WASHINGTON (Reuters) – The administration of President Donald Trump may ramp up enforcement of federal laws against recreational marijuana use, a White House spokesman said on Thursday, setting up potential conflicts in states where the drug is legal.
More than two dozen U.S. states have legalized marijuana for either medical or recreational purposes, and the administration of former President Barack Obama mostly looked the other way. But White House spokesman Sean Spicer said the Trump Administration may distinguish between medical and recreational use of the drug.
Spicer’s comments came on the same day that a nationwide poll from Quinnipiac University in Hamden, Connecticut, showed 71 percent of registered voters favored allowing states to decide whether marijuana should be legal.
“I do believe you’ll see greater enforcement of it,” Spicer said at a news conference. “Because again there’s a big difference between the medical use … that’s very different than the recreational use, which is something the Department of Justice will be further looking into.”
Spicer’s comments drew criticism from the country’s nascent legalized marijuana industry as it was recovering from a scare after Trump’s nomination of former Alabama Senator Jeff Sessions, a long time anti-drug campaigner, as attorney general.
“It would be a mistake for the Department of Justice to overthrow the will of the voters and state governments,” Aaron Smith, executive director of the National Cannabis Industry Association, said in a statement.
Seventy-five percent of cannabis stocks in an index followed by Arcview Market Research dropped on Thursday after Spicer’s remarks, analyst Michael Arrington said in an email.
A spokesman for Sessions, who was confirmed as attorney general earlier in February, declined to comment on marijuana enforcement on Thursday.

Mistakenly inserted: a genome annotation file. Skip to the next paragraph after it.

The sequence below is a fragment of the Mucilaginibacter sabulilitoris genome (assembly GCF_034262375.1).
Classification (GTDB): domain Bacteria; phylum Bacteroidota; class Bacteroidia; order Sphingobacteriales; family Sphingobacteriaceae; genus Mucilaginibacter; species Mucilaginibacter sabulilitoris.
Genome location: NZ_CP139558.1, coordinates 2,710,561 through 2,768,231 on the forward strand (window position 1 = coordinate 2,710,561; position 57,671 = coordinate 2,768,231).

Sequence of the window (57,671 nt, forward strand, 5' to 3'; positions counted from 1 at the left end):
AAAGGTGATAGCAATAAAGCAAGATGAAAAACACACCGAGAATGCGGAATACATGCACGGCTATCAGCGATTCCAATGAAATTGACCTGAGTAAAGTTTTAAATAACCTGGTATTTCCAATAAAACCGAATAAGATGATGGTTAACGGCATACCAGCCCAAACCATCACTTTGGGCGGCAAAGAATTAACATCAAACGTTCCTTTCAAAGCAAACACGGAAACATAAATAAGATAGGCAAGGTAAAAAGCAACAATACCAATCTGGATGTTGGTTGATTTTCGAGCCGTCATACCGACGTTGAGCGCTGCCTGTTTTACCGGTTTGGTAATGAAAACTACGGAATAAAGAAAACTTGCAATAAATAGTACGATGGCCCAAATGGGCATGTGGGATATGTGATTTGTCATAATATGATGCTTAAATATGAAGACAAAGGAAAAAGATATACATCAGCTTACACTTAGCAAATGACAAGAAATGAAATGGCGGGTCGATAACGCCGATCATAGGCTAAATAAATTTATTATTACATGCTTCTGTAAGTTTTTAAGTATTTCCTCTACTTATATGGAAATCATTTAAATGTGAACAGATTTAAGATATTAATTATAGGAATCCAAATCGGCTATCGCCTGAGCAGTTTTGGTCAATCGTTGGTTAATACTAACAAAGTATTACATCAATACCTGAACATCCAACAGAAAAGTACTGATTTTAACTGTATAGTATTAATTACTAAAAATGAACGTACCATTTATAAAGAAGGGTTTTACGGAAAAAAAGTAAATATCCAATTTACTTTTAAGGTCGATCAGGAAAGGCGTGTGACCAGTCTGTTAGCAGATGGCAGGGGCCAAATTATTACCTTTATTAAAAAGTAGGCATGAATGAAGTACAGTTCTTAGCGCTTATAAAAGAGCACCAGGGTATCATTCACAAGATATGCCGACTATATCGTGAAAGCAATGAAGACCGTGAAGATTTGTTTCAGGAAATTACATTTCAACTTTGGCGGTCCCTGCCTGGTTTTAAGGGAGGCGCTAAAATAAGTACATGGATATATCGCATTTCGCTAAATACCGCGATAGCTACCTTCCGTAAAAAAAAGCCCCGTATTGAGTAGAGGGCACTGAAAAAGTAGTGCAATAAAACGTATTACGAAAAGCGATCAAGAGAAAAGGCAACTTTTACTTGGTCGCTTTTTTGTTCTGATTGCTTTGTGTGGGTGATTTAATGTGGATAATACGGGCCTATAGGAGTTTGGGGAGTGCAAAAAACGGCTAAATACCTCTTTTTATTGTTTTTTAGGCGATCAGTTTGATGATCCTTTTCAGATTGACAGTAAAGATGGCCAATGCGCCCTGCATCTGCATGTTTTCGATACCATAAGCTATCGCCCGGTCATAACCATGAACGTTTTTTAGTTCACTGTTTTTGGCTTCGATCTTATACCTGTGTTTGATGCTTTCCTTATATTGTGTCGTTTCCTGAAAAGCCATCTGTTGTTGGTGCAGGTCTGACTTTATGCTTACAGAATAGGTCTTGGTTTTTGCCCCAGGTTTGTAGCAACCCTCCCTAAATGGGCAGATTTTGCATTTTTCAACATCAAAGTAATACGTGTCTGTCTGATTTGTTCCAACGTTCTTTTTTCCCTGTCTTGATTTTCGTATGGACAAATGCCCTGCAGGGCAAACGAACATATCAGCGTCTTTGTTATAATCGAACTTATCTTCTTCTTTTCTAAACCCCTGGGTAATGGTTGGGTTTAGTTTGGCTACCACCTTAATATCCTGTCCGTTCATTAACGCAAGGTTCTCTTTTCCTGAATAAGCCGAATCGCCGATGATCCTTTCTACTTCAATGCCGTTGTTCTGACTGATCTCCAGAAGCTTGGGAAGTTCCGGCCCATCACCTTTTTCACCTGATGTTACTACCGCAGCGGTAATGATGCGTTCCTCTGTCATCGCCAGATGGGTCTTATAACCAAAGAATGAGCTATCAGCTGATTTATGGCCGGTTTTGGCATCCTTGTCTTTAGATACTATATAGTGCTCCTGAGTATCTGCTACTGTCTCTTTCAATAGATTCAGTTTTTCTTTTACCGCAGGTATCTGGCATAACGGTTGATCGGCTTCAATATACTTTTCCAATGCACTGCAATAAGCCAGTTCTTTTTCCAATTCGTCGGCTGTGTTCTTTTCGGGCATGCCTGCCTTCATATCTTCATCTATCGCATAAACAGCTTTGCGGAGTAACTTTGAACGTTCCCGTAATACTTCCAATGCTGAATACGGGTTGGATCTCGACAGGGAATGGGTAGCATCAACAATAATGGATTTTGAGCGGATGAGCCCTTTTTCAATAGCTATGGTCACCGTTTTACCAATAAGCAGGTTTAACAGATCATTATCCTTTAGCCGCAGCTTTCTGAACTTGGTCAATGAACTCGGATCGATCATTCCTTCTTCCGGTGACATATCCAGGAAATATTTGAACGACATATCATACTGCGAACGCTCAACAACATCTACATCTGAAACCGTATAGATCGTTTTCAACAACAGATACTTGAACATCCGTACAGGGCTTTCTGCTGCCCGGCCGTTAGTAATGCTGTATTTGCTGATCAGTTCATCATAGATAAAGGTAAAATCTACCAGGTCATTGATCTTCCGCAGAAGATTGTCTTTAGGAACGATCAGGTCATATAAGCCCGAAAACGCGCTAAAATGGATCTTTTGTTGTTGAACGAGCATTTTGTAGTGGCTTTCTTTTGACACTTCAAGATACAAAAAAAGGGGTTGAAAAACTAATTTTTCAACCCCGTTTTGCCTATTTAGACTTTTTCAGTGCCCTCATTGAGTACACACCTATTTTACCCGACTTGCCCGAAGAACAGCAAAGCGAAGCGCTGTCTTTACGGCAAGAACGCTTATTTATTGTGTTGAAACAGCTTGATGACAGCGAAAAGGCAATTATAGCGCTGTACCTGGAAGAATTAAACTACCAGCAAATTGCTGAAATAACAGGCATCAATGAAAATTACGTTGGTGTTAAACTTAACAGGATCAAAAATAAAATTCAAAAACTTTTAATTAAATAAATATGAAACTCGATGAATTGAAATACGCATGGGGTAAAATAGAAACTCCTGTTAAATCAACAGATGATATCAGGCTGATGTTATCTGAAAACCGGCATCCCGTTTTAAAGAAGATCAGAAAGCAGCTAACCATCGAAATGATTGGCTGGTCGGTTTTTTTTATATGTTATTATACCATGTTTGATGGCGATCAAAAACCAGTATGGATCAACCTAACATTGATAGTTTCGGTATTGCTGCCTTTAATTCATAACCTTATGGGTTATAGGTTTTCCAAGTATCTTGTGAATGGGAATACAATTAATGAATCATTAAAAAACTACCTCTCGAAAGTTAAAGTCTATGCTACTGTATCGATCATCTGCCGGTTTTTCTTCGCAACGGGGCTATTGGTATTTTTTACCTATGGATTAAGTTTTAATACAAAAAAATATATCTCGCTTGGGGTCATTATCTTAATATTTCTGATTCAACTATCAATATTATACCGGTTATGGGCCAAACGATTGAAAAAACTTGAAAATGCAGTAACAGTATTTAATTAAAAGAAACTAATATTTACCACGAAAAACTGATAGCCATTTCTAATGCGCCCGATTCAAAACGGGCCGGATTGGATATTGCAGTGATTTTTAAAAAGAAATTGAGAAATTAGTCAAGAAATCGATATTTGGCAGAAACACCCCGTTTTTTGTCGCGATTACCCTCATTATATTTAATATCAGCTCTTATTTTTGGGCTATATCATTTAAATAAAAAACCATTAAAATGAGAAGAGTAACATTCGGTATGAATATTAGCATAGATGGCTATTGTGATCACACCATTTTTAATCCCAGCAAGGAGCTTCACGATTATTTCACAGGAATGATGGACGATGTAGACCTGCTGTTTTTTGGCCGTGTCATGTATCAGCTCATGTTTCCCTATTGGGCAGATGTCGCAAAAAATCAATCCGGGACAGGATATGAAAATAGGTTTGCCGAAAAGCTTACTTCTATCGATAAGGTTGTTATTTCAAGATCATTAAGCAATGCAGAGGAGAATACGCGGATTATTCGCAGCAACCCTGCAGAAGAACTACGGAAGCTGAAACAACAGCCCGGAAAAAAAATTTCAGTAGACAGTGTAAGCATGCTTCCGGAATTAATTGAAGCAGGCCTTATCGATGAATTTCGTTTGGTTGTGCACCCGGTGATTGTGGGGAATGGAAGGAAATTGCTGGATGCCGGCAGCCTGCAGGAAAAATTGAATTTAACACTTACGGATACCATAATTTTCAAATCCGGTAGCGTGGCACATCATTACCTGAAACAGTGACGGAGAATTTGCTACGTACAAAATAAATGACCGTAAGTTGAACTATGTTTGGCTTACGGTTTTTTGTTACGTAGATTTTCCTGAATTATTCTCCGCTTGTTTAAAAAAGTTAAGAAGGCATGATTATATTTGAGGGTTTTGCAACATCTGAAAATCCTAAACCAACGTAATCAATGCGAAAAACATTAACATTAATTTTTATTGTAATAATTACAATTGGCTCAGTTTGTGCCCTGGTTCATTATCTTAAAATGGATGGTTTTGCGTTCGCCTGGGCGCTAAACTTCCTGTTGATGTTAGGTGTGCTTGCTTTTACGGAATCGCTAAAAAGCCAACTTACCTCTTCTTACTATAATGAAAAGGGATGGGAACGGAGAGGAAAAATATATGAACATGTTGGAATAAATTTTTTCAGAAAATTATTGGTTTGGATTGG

But during his confirmation hearings, Sessions said his job was not to enforce only some laws.
Marijuana remains illegal under federal law, but it has been legalized for recreational use in eight states, including Washington, Colorado and California, as well as the District of Columbia. Last year, legal sales reached $7 billion and generated half a billion dollars in sales taxes.
Among registered voters in the Quinnipiac University survey, just 23 percent said the U.S. government should enforce federal laws against marijuana in states that have legalized it for recreational or medical use, and 71 percent said it should not.
The poll of 1323 registered voters, released on Thursday with a margin of error of plus or minus 2.7 percent, also showed support for marijuana legalization among 59 percent of respondents, with 36 percent opposed.
(Reporting by Roberta Rampton in Washington, D.C. and Sharon Bernstein in Sacramento, Calif.; Writing by Sharon Bernstein and Eric Walsh; Editing by Chris Reese and Richard Chang)
6 thoughts on “White House may boost recreational marijuana enforcement: spokesman”
By Golly, it’s a good thing they re-instated the private prisons for federal use yesterday.
Now they have the free cage space for all the slaves they dictate are guilty of non-crimes.
Put em to work in the prison factories.
Teach em to be “model citizens.”
Sean Spicer was quoted as saying “Freedom for me, but none for thee.” And then walked away uttering the most evil, television movie villain laugh the known world has ever heard.
I KNOW RIGHT? WE GOTTA MAN THOSE “WHACKENHUT” PRISONS………….
Of all of the scuffles between states and feds, pot is one of the few issues that has lead to armed standoff between agents of both parties. If the feds want to start a fight, go into the states and just try shutting down operations. It happened a few times in the last decade in CA. Sheriff or State troopers had to stand guard at dispensaries to back feds down.
Too bad the 10th Amendment is gone.
*** “I do believe you’ll see greater enforcement of it,” Spicer said at a news conference. “Because again there’s a big difference between the medical use … that’s very different than the recreational use, which is something the Department of Justice will be further looking into.” ***
There’s one key thing that both medical and recreational use of pot have in common: both are NONE of the government’s legitimate business.
I’m not a slave. My body and my health are MINE alone. I’d be wrong to dismiss the genuine concerns of family, friends, and trusted doctors, but politicians and their pig enforcers still don’t enter the picture.
Thus, if I choose to smoke pot, snort coke, drink myself into oblivion, and/or repeatedly hit myself in the head with a hammer, that is nobody’s concern but mine as long as I’m not simultaneously interfering with the lives of others. This is commonsense morality.
“But the health care system forces everyone to pay for the decisions of drug abusers!” the statists squeal. Well, then fix your damn health care system so that’s no longer the case! Personal rights are sacrosanct; socialized health care systems are not.
There’s only one logical response…